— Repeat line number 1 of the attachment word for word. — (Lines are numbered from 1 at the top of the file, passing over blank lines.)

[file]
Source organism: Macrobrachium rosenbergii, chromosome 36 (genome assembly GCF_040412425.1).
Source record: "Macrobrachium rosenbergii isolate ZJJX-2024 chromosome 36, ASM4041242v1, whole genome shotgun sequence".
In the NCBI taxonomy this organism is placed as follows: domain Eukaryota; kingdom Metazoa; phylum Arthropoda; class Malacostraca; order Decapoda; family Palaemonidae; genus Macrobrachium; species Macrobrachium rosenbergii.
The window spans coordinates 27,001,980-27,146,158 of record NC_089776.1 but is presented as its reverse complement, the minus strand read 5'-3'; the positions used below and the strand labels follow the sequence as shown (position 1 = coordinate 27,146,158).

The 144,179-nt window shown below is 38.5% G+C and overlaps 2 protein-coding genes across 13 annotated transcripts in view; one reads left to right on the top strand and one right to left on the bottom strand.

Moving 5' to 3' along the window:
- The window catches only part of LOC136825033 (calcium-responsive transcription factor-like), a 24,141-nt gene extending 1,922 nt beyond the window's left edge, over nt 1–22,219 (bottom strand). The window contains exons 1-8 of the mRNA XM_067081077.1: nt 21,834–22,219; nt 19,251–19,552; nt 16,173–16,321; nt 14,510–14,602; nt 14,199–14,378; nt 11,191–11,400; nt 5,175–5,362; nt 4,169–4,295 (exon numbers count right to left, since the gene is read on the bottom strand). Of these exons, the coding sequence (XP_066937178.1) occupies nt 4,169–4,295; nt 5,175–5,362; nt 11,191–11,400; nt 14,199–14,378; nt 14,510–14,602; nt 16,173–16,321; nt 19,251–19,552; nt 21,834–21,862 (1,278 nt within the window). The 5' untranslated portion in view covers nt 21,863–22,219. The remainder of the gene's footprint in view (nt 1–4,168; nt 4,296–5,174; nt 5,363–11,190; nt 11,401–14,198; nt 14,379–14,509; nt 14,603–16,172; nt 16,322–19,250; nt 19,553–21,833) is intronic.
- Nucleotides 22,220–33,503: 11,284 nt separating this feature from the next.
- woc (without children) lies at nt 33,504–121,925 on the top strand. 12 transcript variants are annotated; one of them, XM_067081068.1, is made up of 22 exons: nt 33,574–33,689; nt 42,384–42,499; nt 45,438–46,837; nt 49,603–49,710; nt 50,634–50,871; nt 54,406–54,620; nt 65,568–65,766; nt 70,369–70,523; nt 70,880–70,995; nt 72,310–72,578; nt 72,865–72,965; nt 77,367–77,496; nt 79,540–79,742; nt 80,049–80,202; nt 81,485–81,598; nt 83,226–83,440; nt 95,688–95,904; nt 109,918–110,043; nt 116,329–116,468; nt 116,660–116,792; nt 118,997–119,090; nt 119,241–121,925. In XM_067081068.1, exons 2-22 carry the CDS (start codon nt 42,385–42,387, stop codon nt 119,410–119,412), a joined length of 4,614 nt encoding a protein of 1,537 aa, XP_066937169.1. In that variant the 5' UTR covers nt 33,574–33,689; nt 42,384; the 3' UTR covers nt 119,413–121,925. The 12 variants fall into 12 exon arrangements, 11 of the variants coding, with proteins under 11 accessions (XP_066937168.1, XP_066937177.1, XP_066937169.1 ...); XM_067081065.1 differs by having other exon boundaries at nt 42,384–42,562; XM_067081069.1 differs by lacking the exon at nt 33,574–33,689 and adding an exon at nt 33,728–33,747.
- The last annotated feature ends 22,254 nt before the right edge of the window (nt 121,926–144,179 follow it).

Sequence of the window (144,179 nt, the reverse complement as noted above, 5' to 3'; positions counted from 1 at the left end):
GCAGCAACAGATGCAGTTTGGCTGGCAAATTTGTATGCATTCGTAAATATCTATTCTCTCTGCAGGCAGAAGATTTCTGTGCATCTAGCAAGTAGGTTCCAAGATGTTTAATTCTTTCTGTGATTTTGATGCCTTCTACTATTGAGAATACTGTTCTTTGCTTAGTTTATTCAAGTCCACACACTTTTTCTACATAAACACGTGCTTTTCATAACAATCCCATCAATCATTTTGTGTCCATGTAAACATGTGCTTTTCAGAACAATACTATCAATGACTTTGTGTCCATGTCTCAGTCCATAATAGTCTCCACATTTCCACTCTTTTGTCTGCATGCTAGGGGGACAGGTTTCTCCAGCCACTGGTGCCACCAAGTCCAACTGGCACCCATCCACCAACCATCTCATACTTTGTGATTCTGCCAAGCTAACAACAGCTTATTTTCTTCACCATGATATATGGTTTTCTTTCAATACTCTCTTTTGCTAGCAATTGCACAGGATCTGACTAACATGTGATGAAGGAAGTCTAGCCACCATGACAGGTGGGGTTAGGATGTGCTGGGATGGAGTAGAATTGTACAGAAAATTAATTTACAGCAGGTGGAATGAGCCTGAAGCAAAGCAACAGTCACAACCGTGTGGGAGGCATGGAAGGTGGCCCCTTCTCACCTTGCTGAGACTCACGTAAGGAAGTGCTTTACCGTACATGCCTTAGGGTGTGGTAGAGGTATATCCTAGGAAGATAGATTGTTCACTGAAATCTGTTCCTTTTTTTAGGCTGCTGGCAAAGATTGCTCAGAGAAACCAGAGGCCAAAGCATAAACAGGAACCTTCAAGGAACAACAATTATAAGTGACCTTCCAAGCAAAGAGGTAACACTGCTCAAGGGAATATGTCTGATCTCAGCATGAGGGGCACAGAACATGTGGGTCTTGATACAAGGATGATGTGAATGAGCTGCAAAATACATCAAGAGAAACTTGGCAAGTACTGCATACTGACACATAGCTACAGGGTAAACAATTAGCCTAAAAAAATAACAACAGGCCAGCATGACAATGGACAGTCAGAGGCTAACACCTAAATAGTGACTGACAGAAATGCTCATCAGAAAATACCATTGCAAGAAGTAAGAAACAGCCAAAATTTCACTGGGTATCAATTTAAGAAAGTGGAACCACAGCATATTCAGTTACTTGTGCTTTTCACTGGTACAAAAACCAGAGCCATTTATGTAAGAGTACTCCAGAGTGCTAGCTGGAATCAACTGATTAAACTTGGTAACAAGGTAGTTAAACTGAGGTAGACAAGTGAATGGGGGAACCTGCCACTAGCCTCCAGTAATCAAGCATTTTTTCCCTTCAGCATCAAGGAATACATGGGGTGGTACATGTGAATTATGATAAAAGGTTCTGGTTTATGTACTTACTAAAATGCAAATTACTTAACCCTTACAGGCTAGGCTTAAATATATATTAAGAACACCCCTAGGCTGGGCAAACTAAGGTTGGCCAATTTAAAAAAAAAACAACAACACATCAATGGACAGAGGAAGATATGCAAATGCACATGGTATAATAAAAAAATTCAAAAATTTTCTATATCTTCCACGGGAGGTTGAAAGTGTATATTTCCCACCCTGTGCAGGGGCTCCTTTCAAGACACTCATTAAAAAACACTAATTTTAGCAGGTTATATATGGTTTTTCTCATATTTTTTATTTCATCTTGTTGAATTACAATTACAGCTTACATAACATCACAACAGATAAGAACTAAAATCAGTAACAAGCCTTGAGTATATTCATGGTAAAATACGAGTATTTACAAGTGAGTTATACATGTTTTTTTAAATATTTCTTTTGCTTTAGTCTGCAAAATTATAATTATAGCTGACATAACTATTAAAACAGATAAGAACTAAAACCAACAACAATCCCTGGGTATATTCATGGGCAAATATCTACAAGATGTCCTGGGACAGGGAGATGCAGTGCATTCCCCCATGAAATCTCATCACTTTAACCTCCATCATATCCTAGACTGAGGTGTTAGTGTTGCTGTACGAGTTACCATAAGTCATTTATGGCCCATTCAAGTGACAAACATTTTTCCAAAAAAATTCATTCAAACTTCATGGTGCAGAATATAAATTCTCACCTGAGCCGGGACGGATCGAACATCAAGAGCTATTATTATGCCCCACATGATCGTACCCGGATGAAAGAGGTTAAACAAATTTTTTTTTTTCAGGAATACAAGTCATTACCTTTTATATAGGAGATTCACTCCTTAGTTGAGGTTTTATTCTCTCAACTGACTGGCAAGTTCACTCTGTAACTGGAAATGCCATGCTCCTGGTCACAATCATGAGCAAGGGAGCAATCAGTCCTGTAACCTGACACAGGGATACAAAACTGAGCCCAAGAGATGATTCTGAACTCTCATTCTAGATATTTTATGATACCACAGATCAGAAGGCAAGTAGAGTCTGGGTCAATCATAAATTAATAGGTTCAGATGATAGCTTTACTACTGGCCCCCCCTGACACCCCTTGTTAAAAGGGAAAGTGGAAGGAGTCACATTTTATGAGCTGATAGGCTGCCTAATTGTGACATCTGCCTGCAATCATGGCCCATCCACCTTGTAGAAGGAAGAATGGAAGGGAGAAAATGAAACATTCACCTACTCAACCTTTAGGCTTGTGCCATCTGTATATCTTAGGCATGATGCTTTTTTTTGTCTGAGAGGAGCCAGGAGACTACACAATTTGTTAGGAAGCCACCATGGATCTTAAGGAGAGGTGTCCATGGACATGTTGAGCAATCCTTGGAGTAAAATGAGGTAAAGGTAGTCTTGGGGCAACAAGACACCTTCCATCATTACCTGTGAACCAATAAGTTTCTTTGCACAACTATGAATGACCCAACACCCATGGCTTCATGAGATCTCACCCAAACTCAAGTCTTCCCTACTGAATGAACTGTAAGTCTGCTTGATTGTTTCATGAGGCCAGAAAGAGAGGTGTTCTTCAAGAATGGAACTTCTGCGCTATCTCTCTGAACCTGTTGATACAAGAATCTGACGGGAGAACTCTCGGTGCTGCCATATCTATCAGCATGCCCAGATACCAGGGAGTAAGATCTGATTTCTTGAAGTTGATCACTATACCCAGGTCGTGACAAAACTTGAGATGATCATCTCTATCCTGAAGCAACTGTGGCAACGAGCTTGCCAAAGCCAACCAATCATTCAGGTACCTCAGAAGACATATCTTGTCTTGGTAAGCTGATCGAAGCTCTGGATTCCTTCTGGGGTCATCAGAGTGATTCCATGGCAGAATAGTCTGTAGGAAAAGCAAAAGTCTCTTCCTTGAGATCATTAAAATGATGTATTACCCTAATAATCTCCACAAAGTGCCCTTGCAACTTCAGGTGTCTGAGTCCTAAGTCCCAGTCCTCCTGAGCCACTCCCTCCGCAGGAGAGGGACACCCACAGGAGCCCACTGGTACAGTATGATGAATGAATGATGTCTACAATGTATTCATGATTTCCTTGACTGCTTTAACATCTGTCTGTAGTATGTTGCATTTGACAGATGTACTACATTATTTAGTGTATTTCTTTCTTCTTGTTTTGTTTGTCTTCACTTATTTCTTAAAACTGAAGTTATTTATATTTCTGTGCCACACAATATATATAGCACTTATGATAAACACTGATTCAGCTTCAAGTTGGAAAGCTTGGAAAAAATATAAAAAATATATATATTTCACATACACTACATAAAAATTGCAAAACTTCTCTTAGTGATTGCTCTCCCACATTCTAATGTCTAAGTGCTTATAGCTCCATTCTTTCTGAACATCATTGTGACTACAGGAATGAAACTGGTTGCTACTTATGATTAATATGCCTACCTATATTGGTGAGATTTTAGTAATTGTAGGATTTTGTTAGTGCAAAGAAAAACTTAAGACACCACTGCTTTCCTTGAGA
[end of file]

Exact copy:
Source organism: Macrobrachium rosenbergii, chromosome 36 (genome assembly GCF_040412425.1).